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Study: Audience-Centric Marketing Most Impactful For Each Buying Scenario

New research from SiriusDecisions — based on B2B buyer behavior over the past year — has revealed that taking an audience-centric approach to marketing throughout each stage of the buying decision has a positive impact no matter the buying scenario — an individual, a consensus or a buying committee. Other than previous experience with the vendor, the top-two decision drivers were the influence of customer references or testimonials and the abilities for vendors to meet the specific buyer’s needs.

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The study surveyed more than 860 global B2B marketers on their buying preferences. Close to half (49%) labeled themselves a decision maker for purchases in their company, while 44% considered themselves an influencer.

“Audience-centric marketing is increasingly a requirement for intelligent growth,” said Christina McKeon, Service Director of Portfolio Marketing for SiriusDecisions, in a statement. “The ability to granularly explore data on specific buyers and their preferences have a dramatic impact in developing effective messaging, campaigns and programs to reach those buyers, which improves go-to-market strategies and ultimately enhances revenue growth.”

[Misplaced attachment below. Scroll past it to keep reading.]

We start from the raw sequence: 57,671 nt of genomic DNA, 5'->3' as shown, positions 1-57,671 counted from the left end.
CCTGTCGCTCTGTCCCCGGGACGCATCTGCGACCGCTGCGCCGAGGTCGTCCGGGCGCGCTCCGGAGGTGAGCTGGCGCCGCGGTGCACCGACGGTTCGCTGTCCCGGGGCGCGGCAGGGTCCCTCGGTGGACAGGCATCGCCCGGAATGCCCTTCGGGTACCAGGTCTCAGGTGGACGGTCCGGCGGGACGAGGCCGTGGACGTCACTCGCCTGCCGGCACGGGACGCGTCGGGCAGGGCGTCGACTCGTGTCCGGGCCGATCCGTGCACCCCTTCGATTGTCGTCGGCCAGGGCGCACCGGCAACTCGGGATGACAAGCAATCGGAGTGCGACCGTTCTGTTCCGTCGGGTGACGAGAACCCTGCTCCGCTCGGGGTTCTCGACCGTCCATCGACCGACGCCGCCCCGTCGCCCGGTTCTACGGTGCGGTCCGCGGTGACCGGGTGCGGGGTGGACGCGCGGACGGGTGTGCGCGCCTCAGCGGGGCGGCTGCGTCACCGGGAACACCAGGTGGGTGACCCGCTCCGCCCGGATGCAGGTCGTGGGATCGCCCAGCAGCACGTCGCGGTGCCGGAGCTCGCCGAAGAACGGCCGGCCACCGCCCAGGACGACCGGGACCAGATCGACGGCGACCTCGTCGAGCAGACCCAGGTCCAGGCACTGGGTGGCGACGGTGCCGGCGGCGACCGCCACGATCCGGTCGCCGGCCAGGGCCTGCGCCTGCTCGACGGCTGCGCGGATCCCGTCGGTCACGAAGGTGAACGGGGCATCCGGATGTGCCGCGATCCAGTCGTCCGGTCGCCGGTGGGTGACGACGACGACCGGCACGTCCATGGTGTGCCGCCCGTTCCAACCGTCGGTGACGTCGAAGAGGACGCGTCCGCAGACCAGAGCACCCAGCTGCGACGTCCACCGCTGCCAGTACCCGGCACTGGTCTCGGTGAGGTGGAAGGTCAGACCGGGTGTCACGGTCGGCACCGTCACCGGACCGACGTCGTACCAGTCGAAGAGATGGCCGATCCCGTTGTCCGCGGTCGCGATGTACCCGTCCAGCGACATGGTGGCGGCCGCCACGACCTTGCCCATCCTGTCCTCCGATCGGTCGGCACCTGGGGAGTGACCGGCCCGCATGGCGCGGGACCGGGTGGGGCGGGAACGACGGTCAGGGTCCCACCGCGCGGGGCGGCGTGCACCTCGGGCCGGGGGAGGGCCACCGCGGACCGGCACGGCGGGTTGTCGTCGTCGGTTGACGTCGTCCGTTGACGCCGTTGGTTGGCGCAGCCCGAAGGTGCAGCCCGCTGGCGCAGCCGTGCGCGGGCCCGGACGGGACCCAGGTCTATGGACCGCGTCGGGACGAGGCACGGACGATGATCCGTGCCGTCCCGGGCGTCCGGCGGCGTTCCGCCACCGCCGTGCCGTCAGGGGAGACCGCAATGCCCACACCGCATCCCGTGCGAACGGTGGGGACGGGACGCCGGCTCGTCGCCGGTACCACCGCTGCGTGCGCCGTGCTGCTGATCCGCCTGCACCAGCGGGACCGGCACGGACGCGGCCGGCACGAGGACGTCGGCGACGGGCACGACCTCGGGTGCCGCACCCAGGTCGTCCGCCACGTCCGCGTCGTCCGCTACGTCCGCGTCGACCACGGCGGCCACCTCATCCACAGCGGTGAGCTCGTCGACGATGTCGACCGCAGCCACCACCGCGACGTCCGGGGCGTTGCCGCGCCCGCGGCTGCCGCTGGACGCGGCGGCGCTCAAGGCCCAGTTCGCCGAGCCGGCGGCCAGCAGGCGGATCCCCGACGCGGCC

The study also aimed to better understand the impact of content on purchase decisions based on the buyer’s location in the journey. Sixty-five percent of respondents said third-party analyst reports were the most meaningful or impactful content type during the “education” phase. During the “solution” phase, sales presentations (29%) and case studies (27%) were considered the most impactful. In the “selection” phase, analyst reports and sales presentations were considered the most impactful.

Other additional findings from the report include:

  • The number of human and non-human interactions considered impactful during each phase of the buying process is six for the “education” phase, six for the “solution” phase and four for the “selection” phase. Each phase what evenly split 50% between human vs. non-human interactions.
  • The relationship with the salesperson was considered the least significant driver of the buying decision.